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an apparatus for measuring the duration of phosphorescence and determining the laws governing the decay of phosphorescence in the range of times from 10–1 to 10–7 sec. For durations >10–5 sec, the decay curve may be obtained mechanically.
In single-disk phosphoroscopes, the material being studied is applied to the edge of the disk and a given narrow segment of the disk is excited. Upon rotation of the disk, this segment is removed from the excitation zone, and the luminescence undergoes decay. By measuring the intensity of the afterglow at various angular displacements, the law governing the decay can be determined. Single-disk phosphoroscopes are unsuitable for studying the luminescence of liquid phosphors.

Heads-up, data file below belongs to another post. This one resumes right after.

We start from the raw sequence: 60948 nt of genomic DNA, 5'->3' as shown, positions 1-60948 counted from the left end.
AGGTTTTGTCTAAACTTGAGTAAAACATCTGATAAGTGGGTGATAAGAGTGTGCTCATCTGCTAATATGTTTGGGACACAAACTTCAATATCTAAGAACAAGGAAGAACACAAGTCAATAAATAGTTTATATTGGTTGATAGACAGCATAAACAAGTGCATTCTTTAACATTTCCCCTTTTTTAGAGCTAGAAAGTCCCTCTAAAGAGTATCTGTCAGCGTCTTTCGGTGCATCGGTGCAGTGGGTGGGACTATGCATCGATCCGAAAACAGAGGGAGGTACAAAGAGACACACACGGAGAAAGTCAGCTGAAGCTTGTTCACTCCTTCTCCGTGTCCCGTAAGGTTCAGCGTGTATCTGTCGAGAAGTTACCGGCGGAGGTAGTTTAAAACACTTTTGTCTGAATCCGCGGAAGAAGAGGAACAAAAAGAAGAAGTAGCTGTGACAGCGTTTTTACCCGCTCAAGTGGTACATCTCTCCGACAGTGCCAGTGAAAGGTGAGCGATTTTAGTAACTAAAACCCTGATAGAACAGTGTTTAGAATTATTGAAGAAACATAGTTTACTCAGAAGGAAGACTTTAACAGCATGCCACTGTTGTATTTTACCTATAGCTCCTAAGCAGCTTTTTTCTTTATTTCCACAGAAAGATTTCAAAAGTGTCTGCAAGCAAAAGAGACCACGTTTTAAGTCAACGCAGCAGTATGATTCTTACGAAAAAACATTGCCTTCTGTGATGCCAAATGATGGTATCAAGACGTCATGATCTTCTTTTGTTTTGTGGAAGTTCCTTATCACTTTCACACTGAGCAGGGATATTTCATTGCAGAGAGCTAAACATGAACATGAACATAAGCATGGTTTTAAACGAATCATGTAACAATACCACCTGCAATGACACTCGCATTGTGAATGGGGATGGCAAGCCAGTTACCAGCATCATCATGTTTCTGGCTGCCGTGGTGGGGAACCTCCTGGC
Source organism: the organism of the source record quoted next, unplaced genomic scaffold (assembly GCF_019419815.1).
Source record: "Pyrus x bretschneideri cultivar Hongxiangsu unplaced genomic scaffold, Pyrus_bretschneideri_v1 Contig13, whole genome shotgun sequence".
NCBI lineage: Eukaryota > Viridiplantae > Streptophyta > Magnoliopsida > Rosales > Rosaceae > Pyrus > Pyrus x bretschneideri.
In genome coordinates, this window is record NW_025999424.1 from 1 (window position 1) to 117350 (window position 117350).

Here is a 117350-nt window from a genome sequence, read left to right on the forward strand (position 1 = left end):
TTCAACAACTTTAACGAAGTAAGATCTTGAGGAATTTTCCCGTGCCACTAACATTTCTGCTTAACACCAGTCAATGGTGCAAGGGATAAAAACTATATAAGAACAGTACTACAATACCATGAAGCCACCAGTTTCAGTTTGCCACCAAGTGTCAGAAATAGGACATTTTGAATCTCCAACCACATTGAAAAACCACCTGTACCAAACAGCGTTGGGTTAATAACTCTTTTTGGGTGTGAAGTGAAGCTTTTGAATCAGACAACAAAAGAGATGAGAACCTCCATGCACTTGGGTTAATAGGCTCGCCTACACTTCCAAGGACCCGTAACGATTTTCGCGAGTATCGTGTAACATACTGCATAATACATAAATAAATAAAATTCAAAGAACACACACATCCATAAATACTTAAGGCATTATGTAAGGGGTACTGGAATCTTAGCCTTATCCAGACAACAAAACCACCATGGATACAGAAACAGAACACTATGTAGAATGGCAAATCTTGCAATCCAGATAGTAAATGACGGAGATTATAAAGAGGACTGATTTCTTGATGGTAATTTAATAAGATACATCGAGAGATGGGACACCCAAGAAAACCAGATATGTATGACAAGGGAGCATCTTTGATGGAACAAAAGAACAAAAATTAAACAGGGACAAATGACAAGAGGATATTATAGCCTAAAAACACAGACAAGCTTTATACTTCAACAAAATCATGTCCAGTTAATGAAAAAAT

In double-disk phosphoroscopes, the luminescing material is placed between two disks. The disks have slots and are mounted on the same axis. The slots of one disk are shifted at a certain angle relative to the slots of the other. The phosphor is placed opposite one of the slots of the first disk, and the afterglow is observed through the slots of the second disk. By changing the angle between the disk slots and the angular velocity of the disks, the intensity of the afterglow at various intervals of time after the cessation of excitation may be measured. With this type of phosphoroscope, afterglow lasting as little as ~10–4 sec may be detected. Phosphoroscopes in which the time scan is accomplished by a rotating mirror and the excitation by a short electrical discharge permit measurements of afterglow durations of ~10–5 sec.
For the measurement of durations of ~10–5 sec and less, photoelectric scanning methods with pulsed excitation are used. Here, a photomultiplier is used to detect the afterglow. The out put of the photomultiplier can be displayed on a cathode-ray oscillograph. Measurements in the range 10–8–10–9 sec are accomplished by fluorometers.